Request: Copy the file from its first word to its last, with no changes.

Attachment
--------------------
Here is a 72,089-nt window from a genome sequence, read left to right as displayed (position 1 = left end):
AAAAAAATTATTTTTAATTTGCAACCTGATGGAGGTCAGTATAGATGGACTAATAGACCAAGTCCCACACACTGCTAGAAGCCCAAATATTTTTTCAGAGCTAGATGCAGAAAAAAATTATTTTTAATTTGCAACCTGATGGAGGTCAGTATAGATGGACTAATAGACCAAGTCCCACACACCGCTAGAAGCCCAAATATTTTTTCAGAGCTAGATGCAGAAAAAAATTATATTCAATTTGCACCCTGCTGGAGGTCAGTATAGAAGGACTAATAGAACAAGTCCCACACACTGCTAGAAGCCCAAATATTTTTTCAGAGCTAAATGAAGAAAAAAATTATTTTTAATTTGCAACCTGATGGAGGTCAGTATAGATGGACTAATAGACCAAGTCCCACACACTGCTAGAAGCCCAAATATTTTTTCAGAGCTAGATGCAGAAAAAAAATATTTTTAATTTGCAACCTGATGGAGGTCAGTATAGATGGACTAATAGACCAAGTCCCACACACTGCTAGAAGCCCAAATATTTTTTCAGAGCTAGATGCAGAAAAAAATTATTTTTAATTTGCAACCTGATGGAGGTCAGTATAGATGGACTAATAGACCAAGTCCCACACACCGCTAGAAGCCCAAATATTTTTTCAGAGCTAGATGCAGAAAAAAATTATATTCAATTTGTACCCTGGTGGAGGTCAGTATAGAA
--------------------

Here is a 72,089-nt window from a genome sequence, read left to right as displayed (position 1 = left end):
AAAAAAATTATTTTTAATTTGCAACCTGATGGAGGTCAGTATAGATGGACTAATAGACCAAGTCCCACACACTGCTAGAAGCCCAAATATTTTTTCAGAGCTAGATGCAGAAAAAAATTATTTTTAATTTGCAACCTGATGGAGGTCAGTATAGATGGACTAATAGACCAAGTCCCACACACCGCTAGAAGCCCAAATATTTTTTCAGAGCTAGATGCAGAAAAAAATTATATTCAATTTGCACCCTGCTGGAGGTCAGTATAGAAGGACTAATAGAACAAGTCCCACACACTGCTAGAAGCCCAAATATTTTTTCAGAGCTAAATGAAGAAAAAAATTATTTTTAATTTGCAACCTGATGGAGGTCAGTATAGATGGACTAATAGACCAAGTCCCACACACTGCTAGAAGCCCAAATATTTTTTCAGAGCTAGATGCAGAAAAAAAATATTTTTAATTTGCAACCTGATGGAGGTCAGTATAGATGGACTAATAGACCAAGTCCCACACACTGCTAGAAGCCCAAATATTTTTTCAGAGCTAGATGCAGAAAAAAATTATTTTTAATTTGCAACCTGATGGAGGTCAGTATAGATGGACTAATAGACCAAGTCCCACACACCGCTAGAAGCCCAAATATTTTTTCAGAGCTAGATGCAGAAAAAAATTATATTCAATTTGTACCCTGGTGGAGGTCAGTATAGAA